My Lords, figures certainly, and the figures are very interesting because they show that the Bills which we have had before this House were not really dealing with immigration at all. Since the war there have been only two years in which the number of those coming into this country has been greater than the number of those who are leaving. I have stated this before in the earlier parts of our discussions: these Bills are not immigration Bills; they are Bills based on prejudice against those who are nonwhite. My Lords, I conclude with that, because it indicates my basic opposition to this Bill. We may not have enough present to record our votes against the Bill, but certainly we shall indicate our opposition in a negative way.

4.20 p.m.


My Lords, the noble Lord, Lord Windlesham, in his opening remarks referred to the trouble that had been caused from the Cross Benches at earlier stages, and so I rise to respond to the challenge, but only for a few moments. I cannot pretend that I am converted to the Bill, the whole Bill and nothing but the Bill. I did not like it when it was introduced and I still do not like a good deal of it, really because of what the noble Lord, Lord Windlesham, has always referred to as its intrinsic principle; that is, the principle in pursuit of the Conservative Party's Election Manifesto which the noble Lord defined during the Report stage by saying: … but it is intrinsic to this policy, and has been the policy of the Conservative Party for some years, that there should be no further entry for settlement as such…. This is not to say that nobody should be allowed to come here to work, but rather that they should come for a particular job and initially for 12 months. Their stay will be renewable for a period of up to four years."—(OFFICIAL REPORT, 11/10/71; col.227.] Until 10 years ago, it was our proud boast that any British subject from any part of the Commonwealth could enter this country without let or hindrance and could stay here as long as he or she liked. Of course I am not for a moment suggesting that there should be no controls—obviously, that would be totally unrealistic in present circumstances—but to go from total freedom to total ban on permanent settlement within the space of one decade is a very drastic move indeed. As one has seen in the course of the debates, this has caused the Government Front Bench to get into trouble both with the Left and the Right, if I may so define them: the Left who feel that the Bill has racial overtones and is one of racial discrimination; the Right who feel that perhaps there is not sufficient discrimination. Sitting on these Benches in the centre, as I do, I must confess that I feel a good deal of sympathy with at least the underlying viewpoints of both of those diametrically opposed opinions.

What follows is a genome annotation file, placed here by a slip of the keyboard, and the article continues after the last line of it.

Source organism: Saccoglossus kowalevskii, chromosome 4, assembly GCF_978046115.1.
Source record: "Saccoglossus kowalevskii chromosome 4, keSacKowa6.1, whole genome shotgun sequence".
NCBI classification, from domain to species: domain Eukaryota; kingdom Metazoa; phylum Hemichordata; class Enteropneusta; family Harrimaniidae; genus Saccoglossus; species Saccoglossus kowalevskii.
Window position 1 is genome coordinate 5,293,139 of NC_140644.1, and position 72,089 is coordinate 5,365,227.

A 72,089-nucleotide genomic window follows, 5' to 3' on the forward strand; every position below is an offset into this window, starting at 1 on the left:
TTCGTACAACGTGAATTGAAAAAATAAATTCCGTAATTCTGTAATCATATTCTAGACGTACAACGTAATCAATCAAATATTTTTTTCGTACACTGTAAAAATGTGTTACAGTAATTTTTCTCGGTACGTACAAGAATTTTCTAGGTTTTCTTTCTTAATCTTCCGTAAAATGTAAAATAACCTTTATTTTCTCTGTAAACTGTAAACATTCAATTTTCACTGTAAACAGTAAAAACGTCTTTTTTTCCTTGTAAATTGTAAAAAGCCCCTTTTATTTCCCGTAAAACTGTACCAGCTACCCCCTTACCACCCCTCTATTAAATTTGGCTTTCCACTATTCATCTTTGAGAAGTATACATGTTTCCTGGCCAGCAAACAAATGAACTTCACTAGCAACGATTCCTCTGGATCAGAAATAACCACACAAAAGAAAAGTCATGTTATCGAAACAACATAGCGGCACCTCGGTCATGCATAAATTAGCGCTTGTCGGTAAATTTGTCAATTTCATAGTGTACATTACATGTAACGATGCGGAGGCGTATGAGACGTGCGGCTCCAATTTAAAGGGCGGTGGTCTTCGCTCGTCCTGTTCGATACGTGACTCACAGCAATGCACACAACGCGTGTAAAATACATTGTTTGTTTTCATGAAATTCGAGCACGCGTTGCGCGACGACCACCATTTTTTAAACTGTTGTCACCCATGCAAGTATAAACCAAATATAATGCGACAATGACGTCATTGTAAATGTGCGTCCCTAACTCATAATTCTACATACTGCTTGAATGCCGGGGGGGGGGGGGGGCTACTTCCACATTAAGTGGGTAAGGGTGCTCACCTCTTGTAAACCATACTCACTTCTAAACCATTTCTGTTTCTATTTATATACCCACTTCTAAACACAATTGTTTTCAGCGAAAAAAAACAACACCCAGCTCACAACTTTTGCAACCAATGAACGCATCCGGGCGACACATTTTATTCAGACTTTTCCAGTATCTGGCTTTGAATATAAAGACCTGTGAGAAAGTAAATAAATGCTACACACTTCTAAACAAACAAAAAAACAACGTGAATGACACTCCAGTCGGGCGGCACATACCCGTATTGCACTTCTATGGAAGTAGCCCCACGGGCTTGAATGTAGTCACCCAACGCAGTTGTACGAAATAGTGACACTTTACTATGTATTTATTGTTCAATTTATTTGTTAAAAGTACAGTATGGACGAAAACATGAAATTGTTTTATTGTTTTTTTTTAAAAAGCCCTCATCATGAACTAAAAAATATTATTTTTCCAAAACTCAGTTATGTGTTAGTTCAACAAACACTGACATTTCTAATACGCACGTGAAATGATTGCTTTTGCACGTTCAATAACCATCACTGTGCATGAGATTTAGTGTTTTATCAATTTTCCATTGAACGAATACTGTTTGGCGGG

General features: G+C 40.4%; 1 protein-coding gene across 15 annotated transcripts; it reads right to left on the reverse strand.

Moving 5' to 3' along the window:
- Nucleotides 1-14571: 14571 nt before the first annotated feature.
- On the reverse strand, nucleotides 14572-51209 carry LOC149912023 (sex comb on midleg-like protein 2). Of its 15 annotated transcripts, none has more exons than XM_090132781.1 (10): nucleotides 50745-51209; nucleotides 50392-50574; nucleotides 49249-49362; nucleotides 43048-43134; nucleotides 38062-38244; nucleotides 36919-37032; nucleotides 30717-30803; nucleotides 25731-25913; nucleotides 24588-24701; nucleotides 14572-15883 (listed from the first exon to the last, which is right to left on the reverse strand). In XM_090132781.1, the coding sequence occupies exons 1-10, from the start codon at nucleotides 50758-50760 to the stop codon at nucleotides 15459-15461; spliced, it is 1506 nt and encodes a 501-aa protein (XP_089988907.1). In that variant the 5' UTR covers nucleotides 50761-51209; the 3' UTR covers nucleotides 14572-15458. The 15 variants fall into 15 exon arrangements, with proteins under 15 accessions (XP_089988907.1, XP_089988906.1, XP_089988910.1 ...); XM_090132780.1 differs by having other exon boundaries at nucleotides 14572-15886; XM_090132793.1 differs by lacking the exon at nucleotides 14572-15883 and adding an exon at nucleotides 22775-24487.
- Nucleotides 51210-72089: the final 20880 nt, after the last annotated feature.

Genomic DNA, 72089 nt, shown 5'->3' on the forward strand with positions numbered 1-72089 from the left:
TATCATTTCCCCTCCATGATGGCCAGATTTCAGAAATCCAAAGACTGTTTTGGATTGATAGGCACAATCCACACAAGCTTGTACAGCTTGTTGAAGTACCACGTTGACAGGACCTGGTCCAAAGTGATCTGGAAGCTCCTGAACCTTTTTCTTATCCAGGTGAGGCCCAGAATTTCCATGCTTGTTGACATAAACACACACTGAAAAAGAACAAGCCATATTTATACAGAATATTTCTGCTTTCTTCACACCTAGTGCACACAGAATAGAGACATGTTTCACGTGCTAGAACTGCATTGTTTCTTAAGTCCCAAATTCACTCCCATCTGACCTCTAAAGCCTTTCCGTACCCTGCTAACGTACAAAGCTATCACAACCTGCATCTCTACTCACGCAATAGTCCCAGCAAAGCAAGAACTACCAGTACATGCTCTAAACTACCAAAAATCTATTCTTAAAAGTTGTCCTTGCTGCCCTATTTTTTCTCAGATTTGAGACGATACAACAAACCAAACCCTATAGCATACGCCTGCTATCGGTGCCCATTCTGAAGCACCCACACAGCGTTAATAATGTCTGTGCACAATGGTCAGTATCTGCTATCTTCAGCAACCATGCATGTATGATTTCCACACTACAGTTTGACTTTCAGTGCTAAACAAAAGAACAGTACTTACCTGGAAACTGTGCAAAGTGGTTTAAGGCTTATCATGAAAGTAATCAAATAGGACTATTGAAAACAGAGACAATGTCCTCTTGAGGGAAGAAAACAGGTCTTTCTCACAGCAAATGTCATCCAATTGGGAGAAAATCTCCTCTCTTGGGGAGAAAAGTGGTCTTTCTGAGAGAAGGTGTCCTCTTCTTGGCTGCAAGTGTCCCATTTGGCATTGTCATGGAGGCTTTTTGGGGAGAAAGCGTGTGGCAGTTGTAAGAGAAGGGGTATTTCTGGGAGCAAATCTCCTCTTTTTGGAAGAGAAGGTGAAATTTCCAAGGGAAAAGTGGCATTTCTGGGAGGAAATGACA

From the Left, the criticism has been that the restrictions on entry, imposed and thought necessary because of evasion and the other problems of which we are aware, will bear hardly on innocent individuals and may ultimately affect community relations. Apart from the problem of the ban on permanent settlement, I must say that for my part I feel reasonably satisfied with the many concessions which the Government have made under this heading, but I sincerely hope—and I echo what the noble Lord, Lord Wade, said earlier—that all 'those concerned with community relations will make it their business to see that the genuine steps that have been taken and the moves that have been made as a result of debates in this House are thoroughly understood and appreciated.

But on the other side, so far as the Right is concerned, the Government have been able to do very little. As I understand it, the criticism from the Right is that these restrictions will apply to people like ourselves—say, in Canada, Australia and New Zealand—who are not patrials, some of whom still regard this country as home and think they have an inalienable right to come to it, some of whom have relations who have come here, and many of whom might wish to follow the example of their people who came to add lustre to our Armed Services, our Diplomatic Service and our various other walks of life—the House of Commons and indeed your Lordships' own House. But if they want to do that, this Bill puts up a sign which reads "No entry for settlement". I do not believe that any of us really want to say that positively to Australia, but the problem is that we are in a multiracial community. We have adopted—as successive Governments have adopted—the policy of no discrimination and no partiality, and so we are rather caught in a dilemma.